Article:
ONKEN radio
ONKEN radio
Nick Onken
175: Benjamin Shine – Using Unconventional Tools For Art
55 minutes Posted Nov 19, 2019 at 8:00 pm.
Download MP3
Show notes
“It’s a material that is half not there and I find that fascinating.”
Hey everybody, welcome back to ONKEN RADIO (formerly NION Radio), the podcast where we explore the body, mind, and soul of the creative entrepreneur. It’s my goal to help you take your creativity, business, and life to the next level. I’m so glad you’re joining me on this journey!

For today’s episode, I talked with artist Benjamin Shine — he may not seem like a tutu guy, but he has a background in women’s wear and makes fantastic art with single pieces of tulle fabric. In addition to tulle, Benjamin uses other unconventional materials and tools, such as irons and fence metal, to make some stunning pieces. 

Finding clarity from chaos, Benjamin Shine reached success in the art world by using gravity and the density of material to create form rather than still images. I brought Benjamin on the show today to talk about the pivot from his fashion career, his graveyard of old iron, his spiritual journey with art, and so much more. 

Benjamin Shine is the perfect example of a Creative Alchemist — by using unconventional tools, excellent business strategy, and tying it all back to his spiritual experiences, he has made a career in the art world that truly stands out from the rest.

Without further ado, let’s dive into the interview.
Who Is Benjamin Shine? 
Benjamin Shine is a multidisciplinary artist who is most known for his work using tulle, which centers on ideas of energy, impermanence, and the relationship between the spiritual and the superficial. In addition to having several of his works displayed around the world, Benjamin has collaborated with several celebrities and famous designers, including John Galliano.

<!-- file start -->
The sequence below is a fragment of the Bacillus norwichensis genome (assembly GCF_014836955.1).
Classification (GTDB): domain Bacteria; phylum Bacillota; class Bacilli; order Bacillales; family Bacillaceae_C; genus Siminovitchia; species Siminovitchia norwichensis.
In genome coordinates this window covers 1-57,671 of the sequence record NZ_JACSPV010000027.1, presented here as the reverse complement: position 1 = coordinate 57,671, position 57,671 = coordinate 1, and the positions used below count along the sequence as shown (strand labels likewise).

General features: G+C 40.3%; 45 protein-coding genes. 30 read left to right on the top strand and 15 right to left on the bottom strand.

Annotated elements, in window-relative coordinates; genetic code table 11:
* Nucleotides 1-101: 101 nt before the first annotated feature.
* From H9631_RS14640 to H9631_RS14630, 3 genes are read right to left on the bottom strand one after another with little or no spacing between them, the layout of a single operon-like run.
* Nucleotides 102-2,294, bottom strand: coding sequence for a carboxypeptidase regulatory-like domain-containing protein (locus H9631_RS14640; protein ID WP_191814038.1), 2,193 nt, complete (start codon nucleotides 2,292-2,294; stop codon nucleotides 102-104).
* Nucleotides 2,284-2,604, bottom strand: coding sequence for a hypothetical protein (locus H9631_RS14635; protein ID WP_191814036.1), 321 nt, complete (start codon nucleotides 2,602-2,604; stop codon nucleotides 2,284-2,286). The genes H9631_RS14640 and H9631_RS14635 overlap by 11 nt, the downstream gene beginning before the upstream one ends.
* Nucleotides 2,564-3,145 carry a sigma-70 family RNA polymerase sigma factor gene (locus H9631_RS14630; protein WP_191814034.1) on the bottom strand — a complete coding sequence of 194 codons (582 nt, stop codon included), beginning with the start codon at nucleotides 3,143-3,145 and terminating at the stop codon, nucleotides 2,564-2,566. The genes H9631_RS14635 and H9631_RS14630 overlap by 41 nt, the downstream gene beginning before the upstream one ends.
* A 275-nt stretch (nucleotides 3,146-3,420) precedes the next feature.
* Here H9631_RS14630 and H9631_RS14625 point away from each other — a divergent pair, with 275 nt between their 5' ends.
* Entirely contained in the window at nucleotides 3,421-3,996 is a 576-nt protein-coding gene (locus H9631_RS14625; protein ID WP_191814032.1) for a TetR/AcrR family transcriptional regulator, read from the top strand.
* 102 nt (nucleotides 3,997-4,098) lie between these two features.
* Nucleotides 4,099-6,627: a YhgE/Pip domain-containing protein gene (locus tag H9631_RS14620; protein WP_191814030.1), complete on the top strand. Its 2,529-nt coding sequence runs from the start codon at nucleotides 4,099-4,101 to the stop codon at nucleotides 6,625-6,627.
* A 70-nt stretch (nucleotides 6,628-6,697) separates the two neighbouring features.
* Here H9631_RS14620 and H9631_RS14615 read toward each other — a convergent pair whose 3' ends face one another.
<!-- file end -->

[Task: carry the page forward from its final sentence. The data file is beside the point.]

After being encouraged to leave fashion school in his third year, Benjamin focused his efforts on creating two items of clothing from a single piece of fabric before going down the inventor-designer rabbit hole. Now, he’s creating revolutionary tulle portraits. If you haven’t seen his work, you need to go over to his Instagram right now @benjaminshinestudio. His work with tulle is absolutely breathtaking. 

He has an amazing technique where he uses an iron and creates depth and shadows by fusing pieces of the tulle together onto a canvas. If you check out his Instagram, you can watch videos of this technique in more detail! 

I met Benjamin’s wife, Danielle Shine, at an event a couple of months ago — she’s an amazing nutritionist, chef, and human being, and she connected me with her husband so I could interview him on the podcast. We talk about so much today, so make sure to listen to the full episode to get all the details. With that, let’s get started. 
Pivoting From Fashion to Investor Design to Fabric Portraits 
As I said above, Benjamin began his artistic career in fashion. He attended two universities — one in the U.K. and the other at St. Martins — and he specialized in women’s wear. At the time, he didn’t really know anything about fashion besides a tiny bit of work experience from when he was sixteen. 
“When I got there, I sort of discovered that I really knew very little. … All these other students … knew all the designers. I really didn’t know how to serve. So I was starting right at the bottom. But I picked it up pretty quickly and I just loved working with fabric, which was a totally new medium. … I was like the art kid [who] was good at drawing and painting, but we were never taught to venture outside that … so it was a whole new medium.” - Benjamin Shine 
After designing some t-shirts when he was 16, Benjamin saw that fashion was a potentially profitable career. In school, he learned very quickly and loved being able to experiment with new materials, such as tulle. It was in his third year of school that he developed an obsession with the fabric: 
“By the third year,